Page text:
Partnering for New Collar job training

By AACC 21st Century Center Staff

IBM is partnering with community colleges to deliver job training for in-demand tech jobs.

You’ve heard of blue collar and white collar jobs, and middle-skills jobs. Now there are “New Collar” jobs, and IBM is partnering with community colleges to prepare people for these in-demand tech jobs.

In addition to collaborating on curricula design for next generation IT skills, IBM will work with community colleges near its major U.S. facilities. It’ll give local students an opportunity to participate in internships and apprenticeships within the company, and maybe get hired for a career at IBM.

As the initiative grows, it’ll include more than a dozen colleges. The intention is to spread to areas that traditionally have been underserved by high-tech employers.

“IBM has had real success tapping into a talent pool that doesn’t have traditional degrees. Last year alone, these New Collar professionals accounted for around 15 percent of our U.S. hiring,” said Sam Ladah, IBM’s vice president of talent, in a release.

Ladah added, “Our goal is to make the IT industry more inclusive by helping a more diverse set of candidates understand that if they have the right skills, there’s an opportunity for them at today’s IBM.”

Currently, IBM is working with Missouri’s Moberly Area Community College (MACC) to recruit New Collar positions through a major hiring initiative. The first class of new collar interns, many of whom are enrolled at MACC, started with IBM in the spring of 2017. IBM employees will be volunteering in several programs, including MACC’s STEAM (science, technology, engineering, arts and math) camp – focusing on STEM skills and the arts – this summer. And starting this fall, IBM Columbia’s Network for Emerging Women chapter will serve as mentors to MACC students.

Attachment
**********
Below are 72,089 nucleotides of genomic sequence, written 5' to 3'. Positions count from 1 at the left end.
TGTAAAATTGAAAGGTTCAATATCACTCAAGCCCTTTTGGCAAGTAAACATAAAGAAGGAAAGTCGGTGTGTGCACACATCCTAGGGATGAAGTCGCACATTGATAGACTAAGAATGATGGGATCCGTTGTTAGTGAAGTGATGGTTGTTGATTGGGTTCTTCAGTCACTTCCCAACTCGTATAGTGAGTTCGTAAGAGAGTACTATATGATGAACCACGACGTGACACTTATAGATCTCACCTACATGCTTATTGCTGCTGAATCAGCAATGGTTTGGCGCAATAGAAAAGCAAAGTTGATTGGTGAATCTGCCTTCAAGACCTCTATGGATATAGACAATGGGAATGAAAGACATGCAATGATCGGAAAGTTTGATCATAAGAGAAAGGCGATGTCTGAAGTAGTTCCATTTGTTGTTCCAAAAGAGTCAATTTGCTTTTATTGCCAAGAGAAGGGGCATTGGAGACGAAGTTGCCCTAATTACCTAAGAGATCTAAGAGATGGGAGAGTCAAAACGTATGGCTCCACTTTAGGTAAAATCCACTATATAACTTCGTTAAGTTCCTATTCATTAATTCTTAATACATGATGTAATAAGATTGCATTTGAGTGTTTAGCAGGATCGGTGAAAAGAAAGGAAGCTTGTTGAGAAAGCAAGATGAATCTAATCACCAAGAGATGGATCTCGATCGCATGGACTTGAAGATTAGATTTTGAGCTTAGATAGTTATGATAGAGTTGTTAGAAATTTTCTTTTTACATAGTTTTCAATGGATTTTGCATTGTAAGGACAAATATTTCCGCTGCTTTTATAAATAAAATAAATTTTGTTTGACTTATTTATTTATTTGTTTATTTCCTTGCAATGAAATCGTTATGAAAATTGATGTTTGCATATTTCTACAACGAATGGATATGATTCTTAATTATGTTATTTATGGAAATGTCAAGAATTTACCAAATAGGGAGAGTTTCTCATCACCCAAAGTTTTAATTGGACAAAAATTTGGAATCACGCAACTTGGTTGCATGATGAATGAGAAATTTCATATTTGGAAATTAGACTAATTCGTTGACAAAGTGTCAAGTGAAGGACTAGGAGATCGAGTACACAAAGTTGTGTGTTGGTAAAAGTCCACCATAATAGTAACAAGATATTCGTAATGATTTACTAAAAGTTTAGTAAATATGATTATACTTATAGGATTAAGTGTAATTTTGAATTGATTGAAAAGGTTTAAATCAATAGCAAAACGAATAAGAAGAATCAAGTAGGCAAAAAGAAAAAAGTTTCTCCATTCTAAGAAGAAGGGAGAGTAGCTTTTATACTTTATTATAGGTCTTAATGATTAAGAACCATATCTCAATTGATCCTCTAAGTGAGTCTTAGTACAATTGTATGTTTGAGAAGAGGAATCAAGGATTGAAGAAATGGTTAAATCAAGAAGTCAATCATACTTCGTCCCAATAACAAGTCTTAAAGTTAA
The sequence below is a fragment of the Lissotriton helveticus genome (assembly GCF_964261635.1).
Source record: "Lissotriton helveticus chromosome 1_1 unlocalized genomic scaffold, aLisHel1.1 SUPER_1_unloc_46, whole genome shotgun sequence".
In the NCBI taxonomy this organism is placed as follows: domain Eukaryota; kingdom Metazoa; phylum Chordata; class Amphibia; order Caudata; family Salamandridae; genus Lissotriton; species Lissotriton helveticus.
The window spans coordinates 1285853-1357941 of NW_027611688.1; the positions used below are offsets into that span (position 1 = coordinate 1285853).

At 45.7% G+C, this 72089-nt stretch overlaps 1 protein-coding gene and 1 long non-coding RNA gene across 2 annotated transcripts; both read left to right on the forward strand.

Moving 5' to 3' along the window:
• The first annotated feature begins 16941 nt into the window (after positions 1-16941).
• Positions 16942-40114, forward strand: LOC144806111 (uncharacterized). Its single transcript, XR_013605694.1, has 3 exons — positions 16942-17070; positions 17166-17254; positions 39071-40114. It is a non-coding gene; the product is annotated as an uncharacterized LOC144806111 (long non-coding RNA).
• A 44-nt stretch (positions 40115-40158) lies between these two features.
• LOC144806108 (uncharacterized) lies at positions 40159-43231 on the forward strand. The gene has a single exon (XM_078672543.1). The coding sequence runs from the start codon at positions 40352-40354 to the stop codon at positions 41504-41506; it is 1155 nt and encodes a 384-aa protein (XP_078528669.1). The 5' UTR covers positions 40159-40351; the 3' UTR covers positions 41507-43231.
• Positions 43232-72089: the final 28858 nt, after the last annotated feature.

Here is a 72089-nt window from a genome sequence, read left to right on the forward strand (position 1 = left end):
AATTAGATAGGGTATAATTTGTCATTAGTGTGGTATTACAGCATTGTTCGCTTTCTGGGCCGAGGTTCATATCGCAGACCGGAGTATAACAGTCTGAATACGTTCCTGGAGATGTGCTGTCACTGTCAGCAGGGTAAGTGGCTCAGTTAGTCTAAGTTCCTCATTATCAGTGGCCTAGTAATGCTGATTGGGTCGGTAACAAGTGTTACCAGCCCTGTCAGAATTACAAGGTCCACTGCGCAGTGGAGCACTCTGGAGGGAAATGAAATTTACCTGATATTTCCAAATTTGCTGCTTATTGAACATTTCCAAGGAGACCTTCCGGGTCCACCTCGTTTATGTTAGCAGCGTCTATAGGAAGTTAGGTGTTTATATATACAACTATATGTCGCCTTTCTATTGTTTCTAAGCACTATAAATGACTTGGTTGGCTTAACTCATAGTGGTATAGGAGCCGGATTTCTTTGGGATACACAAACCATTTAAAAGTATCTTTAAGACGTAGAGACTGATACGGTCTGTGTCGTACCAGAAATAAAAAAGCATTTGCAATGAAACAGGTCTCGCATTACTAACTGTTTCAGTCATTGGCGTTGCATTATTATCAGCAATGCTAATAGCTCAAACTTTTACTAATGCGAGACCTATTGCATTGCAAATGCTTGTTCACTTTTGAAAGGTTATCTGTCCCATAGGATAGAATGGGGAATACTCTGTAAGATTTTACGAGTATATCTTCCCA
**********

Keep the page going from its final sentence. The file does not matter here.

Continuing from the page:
“Initiatives like this provide a great opportunity to prepare our students and graduates to compete for and land marketable jobs,” said Jo Fey, dean of career and technical education at MACC. “This will also position them well for the future as job openings increasingly call for technical skills and work experience that do not come automatically with a degree.”

A customized five-week course will be launched at Northeast Iowa Community College for incoming IBM New Collar interns from the college, as well as entry-level IBM employees. The course will focus on in-demand skills.

IBM is building on its relationship with Allegany College of Maryland, which is near the company’s Rocket Center, West Virginia, Cloud and Client Innovation Center. The goal is to enhance high-tech skills training collaboration across state lines. IBM has previously consulted with the college on technology-based curriculum for its cybersecurity program. IBM is a member of the local, college-led consortium, The Western Maryland IT Center of Excellence, and works closely with Allegany College of Maryland and other community partners to make training in cloud computing and cybersecurity more readily available to the local workforce. IBM’s local team also coaches students through classroom roundtables and mock interviews.

IBM also is partnering with Wake Technical Community College in North Carolina to develop training focused on IT skills such as cloud, data science, cybersecurity and design.

“The nation’s community colleges are a pathway to well-paying jobs for many Americans,” Walter G. Bumphus, president and CEO of the American Association of Community Colleges, said. “By aligning local economic development needs and the needs of students, community colleges bridge the gap between employers and skilled workers. We will continue to leverage partnerships with the business sector to help to ensure that American workers and businesses remain competitive in the 21st century global labor market.”

IBM already has long-standing academic training partnerships with more than 70 U.S. universities and community colleges. Its groundbreaking P-TECH model, which better prepares U.S. students for success in fast-growing New Collar careers, has expanded to an estimated 60 schools in six U.S. states, with 300-plus industry partners on board.

AACC 21st Century Center Staff

is a contributor to the 21st-Century Center.